I posted pictures of the snowcoaches in use within Yellowstone but I left one type out. This appears to be the original design for snowcoahces and they are known as the Bombardier’s. I assume this is because the Canadian manufacturer of snowmobiles was involved in their creation. They have a cool body styling and they can get up some serious speed. However, I understand that they are cold and rather uncomfortable. Therefore, I was happy to watch some passing by rather than ride in them (although it might be fun to see how fast they really are).
For my birthday, Nancy took me on a trip to Jackson Hole. Part of the trip was a journey in to Yellowstone National park in a snowcoach. The snowcoaches are modified vehicles to handle to snowy terrain. They come in two main forms. One is the tracked vehicle and the other is based on monster truck tires. The one we took was tracked. It was a pretty standard van design with four wheel drive but the wheels had been removed and replaced with triangular track arrangements called Mattracks. These can deal with pretty much any snow. The only downside is that they are a bit noisy, not too fast and boy do they guzzle fuel. One our trip we stopped for fuel twice and were pretty low by the time we got back.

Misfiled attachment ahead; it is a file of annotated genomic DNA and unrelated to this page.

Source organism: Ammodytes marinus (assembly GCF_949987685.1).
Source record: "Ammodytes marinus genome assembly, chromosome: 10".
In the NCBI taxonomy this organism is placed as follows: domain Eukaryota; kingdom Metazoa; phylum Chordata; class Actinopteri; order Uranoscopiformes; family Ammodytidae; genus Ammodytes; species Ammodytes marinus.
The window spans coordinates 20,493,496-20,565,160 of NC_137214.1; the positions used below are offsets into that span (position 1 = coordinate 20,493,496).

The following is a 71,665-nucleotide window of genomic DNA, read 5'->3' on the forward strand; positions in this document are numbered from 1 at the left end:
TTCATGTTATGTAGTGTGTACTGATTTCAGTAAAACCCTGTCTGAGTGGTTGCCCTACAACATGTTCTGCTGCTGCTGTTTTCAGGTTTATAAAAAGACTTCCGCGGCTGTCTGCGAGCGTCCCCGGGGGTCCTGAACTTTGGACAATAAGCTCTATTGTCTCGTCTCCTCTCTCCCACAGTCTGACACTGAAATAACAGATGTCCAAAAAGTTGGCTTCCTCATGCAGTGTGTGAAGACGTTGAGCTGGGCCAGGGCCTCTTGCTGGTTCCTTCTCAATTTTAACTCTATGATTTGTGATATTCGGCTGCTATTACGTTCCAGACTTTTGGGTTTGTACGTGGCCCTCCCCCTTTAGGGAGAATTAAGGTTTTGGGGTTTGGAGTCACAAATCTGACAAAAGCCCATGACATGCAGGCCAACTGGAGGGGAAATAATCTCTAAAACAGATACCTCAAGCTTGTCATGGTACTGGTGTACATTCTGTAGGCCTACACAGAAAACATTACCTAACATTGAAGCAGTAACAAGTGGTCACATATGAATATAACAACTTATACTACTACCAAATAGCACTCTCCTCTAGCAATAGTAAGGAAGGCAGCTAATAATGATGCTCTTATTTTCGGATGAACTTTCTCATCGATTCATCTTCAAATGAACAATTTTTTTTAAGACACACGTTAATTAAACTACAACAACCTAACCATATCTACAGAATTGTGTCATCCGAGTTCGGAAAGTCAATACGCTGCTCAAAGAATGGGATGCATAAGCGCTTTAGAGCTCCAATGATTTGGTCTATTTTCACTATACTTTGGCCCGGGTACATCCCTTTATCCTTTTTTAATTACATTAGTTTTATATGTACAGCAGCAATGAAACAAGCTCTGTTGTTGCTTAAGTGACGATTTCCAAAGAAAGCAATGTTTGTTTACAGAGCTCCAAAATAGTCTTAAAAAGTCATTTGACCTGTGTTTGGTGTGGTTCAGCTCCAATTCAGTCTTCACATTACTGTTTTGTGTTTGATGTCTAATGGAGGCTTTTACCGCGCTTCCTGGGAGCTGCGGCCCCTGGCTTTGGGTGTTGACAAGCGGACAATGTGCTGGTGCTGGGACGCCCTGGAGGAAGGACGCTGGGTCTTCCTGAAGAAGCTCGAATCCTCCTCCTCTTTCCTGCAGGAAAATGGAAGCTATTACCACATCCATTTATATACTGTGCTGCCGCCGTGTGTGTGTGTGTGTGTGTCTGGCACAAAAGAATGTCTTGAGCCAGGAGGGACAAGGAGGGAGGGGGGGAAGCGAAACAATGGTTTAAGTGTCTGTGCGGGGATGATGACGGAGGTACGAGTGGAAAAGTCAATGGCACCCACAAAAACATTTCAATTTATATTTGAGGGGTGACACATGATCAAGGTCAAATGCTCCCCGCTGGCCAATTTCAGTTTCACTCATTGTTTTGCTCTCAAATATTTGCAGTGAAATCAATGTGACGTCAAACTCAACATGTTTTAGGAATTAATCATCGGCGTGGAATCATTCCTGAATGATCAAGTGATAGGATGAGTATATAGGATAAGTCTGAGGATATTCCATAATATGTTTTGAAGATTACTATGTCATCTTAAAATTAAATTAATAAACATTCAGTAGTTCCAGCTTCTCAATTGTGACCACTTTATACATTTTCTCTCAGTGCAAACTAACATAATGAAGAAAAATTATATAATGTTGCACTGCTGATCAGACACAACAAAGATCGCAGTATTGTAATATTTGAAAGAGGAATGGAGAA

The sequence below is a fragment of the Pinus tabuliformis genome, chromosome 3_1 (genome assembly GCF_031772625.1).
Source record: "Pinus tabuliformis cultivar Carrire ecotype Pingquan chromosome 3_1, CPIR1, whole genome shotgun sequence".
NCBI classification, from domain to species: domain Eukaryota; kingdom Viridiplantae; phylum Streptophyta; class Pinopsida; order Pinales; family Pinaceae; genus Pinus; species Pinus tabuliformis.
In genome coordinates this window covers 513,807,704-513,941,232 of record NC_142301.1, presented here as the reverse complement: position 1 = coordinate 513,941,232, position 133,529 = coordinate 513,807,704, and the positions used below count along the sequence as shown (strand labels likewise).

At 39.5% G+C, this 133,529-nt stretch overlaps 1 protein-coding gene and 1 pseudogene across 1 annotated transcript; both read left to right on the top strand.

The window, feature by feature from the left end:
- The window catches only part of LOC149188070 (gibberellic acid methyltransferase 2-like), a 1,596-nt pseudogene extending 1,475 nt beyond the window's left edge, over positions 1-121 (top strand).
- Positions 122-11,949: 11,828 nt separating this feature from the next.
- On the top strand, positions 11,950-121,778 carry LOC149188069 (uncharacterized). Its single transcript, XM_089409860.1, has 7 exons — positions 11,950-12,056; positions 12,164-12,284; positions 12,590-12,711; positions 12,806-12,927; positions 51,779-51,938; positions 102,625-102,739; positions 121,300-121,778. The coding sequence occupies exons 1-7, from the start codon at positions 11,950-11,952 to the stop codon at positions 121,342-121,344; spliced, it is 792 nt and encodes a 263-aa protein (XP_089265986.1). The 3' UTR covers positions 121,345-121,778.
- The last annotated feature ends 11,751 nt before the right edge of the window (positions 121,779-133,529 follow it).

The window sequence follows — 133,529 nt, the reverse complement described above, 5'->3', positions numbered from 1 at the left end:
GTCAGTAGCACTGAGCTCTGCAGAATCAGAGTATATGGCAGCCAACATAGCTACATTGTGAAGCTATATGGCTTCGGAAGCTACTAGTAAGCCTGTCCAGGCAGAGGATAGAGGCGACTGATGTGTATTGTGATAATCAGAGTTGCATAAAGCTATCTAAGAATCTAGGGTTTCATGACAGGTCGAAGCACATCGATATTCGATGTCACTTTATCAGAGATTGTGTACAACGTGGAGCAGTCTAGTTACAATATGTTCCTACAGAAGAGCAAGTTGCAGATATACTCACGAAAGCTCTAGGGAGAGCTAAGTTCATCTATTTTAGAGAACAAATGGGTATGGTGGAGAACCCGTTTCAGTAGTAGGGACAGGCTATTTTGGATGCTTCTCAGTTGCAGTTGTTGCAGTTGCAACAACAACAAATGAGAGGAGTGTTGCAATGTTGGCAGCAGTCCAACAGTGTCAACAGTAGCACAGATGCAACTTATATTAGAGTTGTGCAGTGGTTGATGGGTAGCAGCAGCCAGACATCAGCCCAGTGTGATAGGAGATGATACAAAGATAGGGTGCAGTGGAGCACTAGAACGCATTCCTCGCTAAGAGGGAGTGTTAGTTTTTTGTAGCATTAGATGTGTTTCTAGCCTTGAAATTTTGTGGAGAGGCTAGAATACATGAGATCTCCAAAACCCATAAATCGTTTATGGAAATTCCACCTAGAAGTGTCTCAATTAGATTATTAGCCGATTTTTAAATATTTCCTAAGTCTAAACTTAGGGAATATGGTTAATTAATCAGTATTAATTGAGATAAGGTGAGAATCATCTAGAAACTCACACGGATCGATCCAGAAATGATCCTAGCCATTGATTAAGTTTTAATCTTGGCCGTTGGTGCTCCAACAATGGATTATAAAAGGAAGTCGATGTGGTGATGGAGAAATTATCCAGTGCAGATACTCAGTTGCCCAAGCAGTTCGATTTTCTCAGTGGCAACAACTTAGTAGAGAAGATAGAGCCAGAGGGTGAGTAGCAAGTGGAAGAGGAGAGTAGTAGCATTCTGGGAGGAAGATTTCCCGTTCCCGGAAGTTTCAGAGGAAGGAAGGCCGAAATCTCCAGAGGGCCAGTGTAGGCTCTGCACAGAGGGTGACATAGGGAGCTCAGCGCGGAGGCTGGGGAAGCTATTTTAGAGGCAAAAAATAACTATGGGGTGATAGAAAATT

We also saw some of the other vehicles out and about. The monster truck tired vehicles can attain better speeds and efficiency (plus the maintenance is so much lower) but they are not as reliable in dealing with the worst of the conditions. However, they do seem to be the way that everyone is going. Our guide told us the tracked vehicles are gradually being replaced. It should be noted that, after the winter, the tracks are taken off and they revert to normal road use.
As a celebration of a milestone birthday for m, we took a weekend in Jackson Hole. Part of the visit was a trip into Yellowstone on a snowcoach. There isn’t much in the way of wildlife in Yellowstone during the winter. The bears are hibernating and the moose and elk have all headed down to lower levels. Some bison have also headed down but other stay, attracted by the thawed areas around the hot springs. We saw a few of them working their way through snow covered grounds using their powerful necks to move snow away from the plants underneath.